Fluconazole vs Other Antifungals for Esophageal Candidiasis in Patients With HIV

Infected blood with HIV virus.
Virus infected blood cells.3d illustration.
In this meta-analysis, researchers assessed the safety and efficacy of fluconazole compared with alternative antifungal agents for the treatment of esophageal candidiasis.

Results of a systematic review and meta-analysis found no difference between the safety and efficacy of fluconazole vs other antifungal agents, including azoles and echinocandins, for the treatment of esophageal candidiasis. These findings were published in the International Journal of Antimicrobial Agents.

Investigators at Tel Aviv University in Israel searched publication databases through August 2021 for studies that assessed systemic antifungal therapy in adults with esophageal candidiasis. A total of 12 randomized controlled trials (RCTs) were included in this analysis. In 11 of the RCTs, the majority of the patient population (75%) was positive for HIV infection. The primary outcome was clinical response.

Among the 12 RCTs included, 6 compared treatment with fluconazole vs other azoles, 4 compared fluconazole with echinocandins, and 2 compared amphotericin deoxycholate with echinocandins. Most studies used an oral route of administration for fluconazole, at a dose of 200 mg daily for a duration of at least 2 weeks to 6 to 8 weeks.

In regard to clinical response at the end of treatment (n=3936), no differences between fluconazole and other antifungal interventions were observed (relative risk [RR], 1.02; 95% CI, 0.97-1.07; I2 =79%). Findings were similar after the 1 RCT with significant heterogeneity was excluded from the analysis (RR, 1.01; 95% CI, 0.99-1.02).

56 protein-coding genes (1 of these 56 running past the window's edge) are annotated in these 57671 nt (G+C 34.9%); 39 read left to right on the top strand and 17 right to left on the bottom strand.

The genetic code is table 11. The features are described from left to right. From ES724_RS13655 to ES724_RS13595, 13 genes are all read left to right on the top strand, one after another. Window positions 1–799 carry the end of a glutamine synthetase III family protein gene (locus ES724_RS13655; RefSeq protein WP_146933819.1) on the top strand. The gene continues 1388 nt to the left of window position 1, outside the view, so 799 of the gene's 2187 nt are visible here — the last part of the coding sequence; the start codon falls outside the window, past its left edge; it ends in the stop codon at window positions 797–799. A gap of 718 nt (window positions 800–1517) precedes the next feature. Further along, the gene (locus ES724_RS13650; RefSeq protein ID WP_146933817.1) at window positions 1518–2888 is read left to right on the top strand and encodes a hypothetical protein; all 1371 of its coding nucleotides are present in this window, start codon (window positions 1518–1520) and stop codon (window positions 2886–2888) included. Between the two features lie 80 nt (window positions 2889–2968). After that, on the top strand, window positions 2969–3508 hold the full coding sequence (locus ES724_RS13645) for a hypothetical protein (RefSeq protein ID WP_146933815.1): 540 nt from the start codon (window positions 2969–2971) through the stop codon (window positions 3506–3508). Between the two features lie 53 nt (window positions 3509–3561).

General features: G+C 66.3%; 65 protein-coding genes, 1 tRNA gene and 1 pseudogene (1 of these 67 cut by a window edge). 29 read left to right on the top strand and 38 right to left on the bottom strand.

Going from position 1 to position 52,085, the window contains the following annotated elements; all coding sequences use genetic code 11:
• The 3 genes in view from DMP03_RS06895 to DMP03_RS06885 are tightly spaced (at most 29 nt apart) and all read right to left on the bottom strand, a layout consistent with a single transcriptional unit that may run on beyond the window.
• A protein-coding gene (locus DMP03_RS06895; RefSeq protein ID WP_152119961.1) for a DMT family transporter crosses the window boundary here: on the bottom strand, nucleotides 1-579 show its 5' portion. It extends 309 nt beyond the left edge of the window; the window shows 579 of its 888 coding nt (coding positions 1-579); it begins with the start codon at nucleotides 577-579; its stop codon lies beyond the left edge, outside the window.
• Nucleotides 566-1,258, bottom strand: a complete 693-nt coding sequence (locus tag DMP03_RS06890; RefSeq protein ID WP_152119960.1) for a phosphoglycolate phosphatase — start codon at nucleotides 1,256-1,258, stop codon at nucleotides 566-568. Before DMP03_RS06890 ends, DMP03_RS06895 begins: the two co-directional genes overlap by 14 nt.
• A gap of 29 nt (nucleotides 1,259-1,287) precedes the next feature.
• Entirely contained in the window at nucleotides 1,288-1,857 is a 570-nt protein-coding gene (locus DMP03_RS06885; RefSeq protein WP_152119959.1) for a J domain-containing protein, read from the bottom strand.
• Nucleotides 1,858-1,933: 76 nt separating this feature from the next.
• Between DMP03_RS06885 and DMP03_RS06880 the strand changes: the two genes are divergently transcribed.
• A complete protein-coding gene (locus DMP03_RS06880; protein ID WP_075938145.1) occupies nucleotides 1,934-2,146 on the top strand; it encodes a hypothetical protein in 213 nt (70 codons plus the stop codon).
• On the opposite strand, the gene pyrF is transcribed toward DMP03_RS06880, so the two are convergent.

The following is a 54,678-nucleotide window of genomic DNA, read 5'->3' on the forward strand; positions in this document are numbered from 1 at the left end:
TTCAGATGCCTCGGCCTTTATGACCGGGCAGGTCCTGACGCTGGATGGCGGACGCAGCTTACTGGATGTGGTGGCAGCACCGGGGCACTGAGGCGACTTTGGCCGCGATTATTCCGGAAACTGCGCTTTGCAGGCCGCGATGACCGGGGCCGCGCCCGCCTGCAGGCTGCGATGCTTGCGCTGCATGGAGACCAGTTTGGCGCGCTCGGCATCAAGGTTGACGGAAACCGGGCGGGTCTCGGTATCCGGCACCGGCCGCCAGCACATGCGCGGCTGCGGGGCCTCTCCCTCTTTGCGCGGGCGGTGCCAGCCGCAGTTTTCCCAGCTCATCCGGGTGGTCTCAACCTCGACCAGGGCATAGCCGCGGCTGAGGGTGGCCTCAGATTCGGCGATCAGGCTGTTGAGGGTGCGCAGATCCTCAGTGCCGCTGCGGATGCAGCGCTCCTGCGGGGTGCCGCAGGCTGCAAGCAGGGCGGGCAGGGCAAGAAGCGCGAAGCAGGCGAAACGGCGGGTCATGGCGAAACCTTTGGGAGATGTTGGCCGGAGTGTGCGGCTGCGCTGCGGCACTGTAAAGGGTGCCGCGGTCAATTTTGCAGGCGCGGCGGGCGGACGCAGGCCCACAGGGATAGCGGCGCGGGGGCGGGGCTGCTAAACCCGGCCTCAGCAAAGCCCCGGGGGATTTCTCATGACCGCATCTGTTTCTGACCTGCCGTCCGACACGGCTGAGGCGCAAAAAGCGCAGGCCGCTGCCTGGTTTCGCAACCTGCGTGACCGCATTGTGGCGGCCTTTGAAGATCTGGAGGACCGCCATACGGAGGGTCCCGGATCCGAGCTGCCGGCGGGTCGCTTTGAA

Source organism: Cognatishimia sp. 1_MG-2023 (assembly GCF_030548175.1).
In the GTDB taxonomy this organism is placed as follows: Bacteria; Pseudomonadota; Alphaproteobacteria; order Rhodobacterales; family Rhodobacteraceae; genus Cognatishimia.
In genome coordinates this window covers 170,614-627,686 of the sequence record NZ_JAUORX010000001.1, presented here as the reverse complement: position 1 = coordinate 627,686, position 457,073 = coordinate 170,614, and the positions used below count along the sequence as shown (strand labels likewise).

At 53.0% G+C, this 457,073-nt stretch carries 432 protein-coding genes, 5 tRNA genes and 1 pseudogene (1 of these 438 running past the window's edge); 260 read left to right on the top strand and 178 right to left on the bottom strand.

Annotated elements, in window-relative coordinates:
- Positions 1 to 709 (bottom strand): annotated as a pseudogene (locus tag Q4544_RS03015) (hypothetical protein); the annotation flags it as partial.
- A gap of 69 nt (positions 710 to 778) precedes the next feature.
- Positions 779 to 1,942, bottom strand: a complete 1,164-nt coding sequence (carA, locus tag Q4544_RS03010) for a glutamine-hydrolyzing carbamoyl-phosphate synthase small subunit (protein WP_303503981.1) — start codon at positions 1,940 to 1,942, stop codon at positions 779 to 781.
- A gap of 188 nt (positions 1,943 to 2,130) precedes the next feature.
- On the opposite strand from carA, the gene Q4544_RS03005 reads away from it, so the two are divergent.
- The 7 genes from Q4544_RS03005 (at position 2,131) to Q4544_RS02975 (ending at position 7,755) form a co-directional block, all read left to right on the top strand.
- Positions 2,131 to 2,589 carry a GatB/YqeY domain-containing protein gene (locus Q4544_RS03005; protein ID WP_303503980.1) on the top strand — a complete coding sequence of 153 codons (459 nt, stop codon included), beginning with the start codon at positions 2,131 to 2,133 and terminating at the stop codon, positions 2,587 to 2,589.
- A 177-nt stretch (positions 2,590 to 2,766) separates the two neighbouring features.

After stratification of studies by oral (n=5) and intravenous (n=3) routes of administration, the findings remained the same. Findings also were unchanged after stratification of studies by fluconazole doses of 200 (n=9) and 100 mg (n=2).

Compared with other azoles, no differences were reported for endoscopic cure rate and endoscopic response (RR, 1.03; 95% CI, 0.97-1.10), mycologic response (RR, 0.92; 95% CI, 0.84-1.00), and late relapse (RR, 1.15; 95% CI, 0.78-1.69).

Compared with echinocandins, no differences were reported for endoscopic cure rate (RR, 1.02; 95% CI, 1.0-1.04), endoscopic response (RR, 1.04; 95% CI, 0.86-1.26), and late relapse (RR, 0.70; 95% CI, 0.44-1.10). However, the investigators observed a significantly increased mycologic response (RR, 1.09; 95% CI, 1.02-1.17) and a decreased rate of early relapse (RR, 0.42; 95% CI, 0.26-0.68; I2 =21%).

Of note, results of 1 RCT showed that the clinical response to fluconazole was significantly increased compared with anidulafungin (RR, 1.39; 95% CI, 1.25-1.54).

In the safety analysis, no significant differences were observed between fluconazole and comparators for 28-day mortality (RR, 1.10; 95% CI, 0.75-1.6) and adverse event occurrence, including any event (RR, 0.94; 95% CI, 0.83-1.05), severe events (RR, 1.66; 95% CI, 0.60-4.60), or events requiring treatment discontinuation (RR, 0.72; 95% CI, 0.42-1.25).

This study was limited by poor external validity as the majority of included patients were HIV-positive.

According to the investigators, “additional [RCTs]…should be conducted to guide optimal treatment in the current clinical setting.”


Mwassi HA, Yahav D, Ayada G, et al. Systemic anti-fungal therapy for esophageal candidiasis – systematic review and meta-analysis of randomized controlled trials. Int J Antimicrob Agents. 2022;106590. doi:10.1016/j.ijantimicag.2022.106590